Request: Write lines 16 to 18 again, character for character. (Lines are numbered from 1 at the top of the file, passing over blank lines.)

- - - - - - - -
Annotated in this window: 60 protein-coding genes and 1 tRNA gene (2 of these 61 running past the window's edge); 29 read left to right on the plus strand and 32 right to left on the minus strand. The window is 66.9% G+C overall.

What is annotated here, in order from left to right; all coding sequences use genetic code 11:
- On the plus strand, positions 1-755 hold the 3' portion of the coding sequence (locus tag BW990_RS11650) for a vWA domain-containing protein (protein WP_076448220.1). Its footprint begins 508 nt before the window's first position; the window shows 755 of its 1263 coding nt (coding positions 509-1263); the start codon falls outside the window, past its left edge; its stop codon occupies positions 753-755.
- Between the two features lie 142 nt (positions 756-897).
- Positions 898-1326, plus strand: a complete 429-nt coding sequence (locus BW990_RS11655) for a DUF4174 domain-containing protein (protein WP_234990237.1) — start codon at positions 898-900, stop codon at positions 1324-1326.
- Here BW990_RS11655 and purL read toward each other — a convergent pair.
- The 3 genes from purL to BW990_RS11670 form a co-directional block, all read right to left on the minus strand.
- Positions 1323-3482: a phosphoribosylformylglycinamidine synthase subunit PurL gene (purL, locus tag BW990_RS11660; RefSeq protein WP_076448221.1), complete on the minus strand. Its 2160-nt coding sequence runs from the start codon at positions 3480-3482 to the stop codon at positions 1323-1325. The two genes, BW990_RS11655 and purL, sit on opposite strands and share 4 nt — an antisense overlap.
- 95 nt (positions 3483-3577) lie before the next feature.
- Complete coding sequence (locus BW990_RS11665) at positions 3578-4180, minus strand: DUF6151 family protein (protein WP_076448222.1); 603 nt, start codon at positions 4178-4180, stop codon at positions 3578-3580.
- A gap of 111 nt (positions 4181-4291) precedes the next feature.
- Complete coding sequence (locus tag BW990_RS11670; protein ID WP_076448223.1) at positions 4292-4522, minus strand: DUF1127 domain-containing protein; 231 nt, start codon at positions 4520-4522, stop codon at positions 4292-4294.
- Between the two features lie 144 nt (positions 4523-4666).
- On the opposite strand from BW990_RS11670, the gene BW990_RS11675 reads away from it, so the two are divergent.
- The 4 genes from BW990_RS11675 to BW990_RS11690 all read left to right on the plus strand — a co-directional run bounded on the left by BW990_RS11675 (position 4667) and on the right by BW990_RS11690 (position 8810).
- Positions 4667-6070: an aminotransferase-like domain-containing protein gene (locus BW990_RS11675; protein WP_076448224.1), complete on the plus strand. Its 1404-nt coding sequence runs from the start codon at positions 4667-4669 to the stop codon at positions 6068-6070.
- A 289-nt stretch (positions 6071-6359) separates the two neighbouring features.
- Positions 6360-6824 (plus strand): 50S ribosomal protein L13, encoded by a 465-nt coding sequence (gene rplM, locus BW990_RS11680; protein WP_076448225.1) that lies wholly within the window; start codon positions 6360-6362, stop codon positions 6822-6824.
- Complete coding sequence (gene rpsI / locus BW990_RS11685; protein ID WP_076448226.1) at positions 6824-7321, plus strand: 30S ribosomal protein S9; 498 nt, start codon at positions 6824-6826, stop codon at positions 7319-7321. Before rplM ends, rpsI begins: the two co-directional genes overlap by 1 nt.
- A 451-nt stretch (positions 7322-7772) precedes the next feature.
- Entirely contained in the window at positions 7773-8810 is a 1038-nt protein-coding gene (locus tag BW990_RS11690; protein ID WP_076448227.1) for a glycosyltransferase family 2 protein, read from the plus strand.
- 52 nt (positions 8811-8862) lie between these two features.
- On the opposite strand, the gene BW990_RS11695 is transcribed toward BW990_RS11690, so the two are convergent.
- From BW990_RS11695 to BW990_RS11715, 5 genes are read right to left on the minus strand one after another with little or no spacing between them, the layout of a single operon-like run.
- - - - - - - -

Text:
- Positions 4667-6070: an aminotransferase-like domain-containing protein gene (locus BW990_RS11675; protein WP_076448224.1), complete on the plus strand. Its 1404-nt coding sequence runs from the start codon at positions 4667-4669 to the stop codon at positions 6068-6070.
- A 289-nt stretch (positions 6071-6359) separates the two neighbouring features.
- Positions 6360-6824 (plus strand): 50S ribosomal protein L13, encoded by a 465-nt coding sequence (gene rplM, locus BW990_RS11680; protein WP_076448225.1) that lies wholly within the window; start codon positions 6360-6362, stop codon positions 6822-6824.